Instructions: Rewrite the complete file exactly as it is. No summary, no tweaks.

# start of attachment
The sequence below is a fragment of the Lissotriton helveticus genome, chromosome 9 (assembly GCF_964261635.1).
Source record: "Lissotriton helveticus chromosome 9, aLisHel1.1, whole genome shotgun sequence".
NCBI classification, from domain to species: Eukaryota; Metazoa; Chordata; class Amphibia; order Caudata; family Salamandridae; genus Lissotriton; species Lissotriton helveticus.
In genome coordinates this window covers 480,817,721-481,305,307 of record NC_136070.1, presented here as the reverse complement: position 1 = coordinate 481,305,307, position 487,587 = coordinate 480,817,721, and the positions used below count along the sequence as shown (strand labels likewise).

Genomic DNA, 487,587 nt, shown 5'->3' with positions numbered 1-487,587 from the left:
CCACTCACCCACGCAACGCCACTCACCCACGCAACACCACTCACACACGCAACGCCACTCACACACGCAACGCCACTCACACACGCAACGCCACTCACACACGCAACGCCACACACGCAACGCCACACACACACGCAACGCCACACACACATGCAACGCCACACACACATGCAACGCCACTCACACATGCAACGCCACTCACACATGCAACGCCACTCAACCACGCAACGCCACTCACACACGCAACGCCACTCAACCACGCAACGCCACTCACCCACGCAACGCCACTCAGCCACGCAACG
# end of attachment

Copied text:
The sequence below is a fragment of the Lissotriton helveticus genome, chromosome 9 (assembly GCF_964261635.1).
Source record: "Lissotriton helveticus chromosome 9, aLisHel1.1, whole genome shotgun sequence".
NCBI classification, from domain to species: Eukaryota; Metazoa; Chordata; class Amphibia; order Caudata; family Salamandridae; genus Lissotriton; species Lissotriton helveticus.
In genome coordinates this window covers 480,817,721-481,305,307 of record NC_136070.1, presented here as the reverse complement: position 1 = coordinate 481,305,307, position 487,587 = coordinate 480,817,721, and the positions used below count along the sequence as shown (strand labels likewise).

Genomic DNA, 487,587 nt, shown 5'->3' with positions numbered 1-487,587 from the left:
CCACTCACCCACGCAACGCCACTCACCCACGCAACACCACTCACACACGCAACGCCACTCACACACGCAACGCCACTCACACACGCAACGCCACTCACACACGCAACGCCACACACGCAACGCCACACACACACGCAACGCCACACACACATGCAACGCCACACACACATGCAACGCCACTCACACATGCAACGCCACTCACACATGCAACGCCACTCAACCACGCAACGCCACTCACACACGCAACGCCACTCAACCACGCAACGCCACTCACCCACGCAACGCCACTCAGCCACGCAACG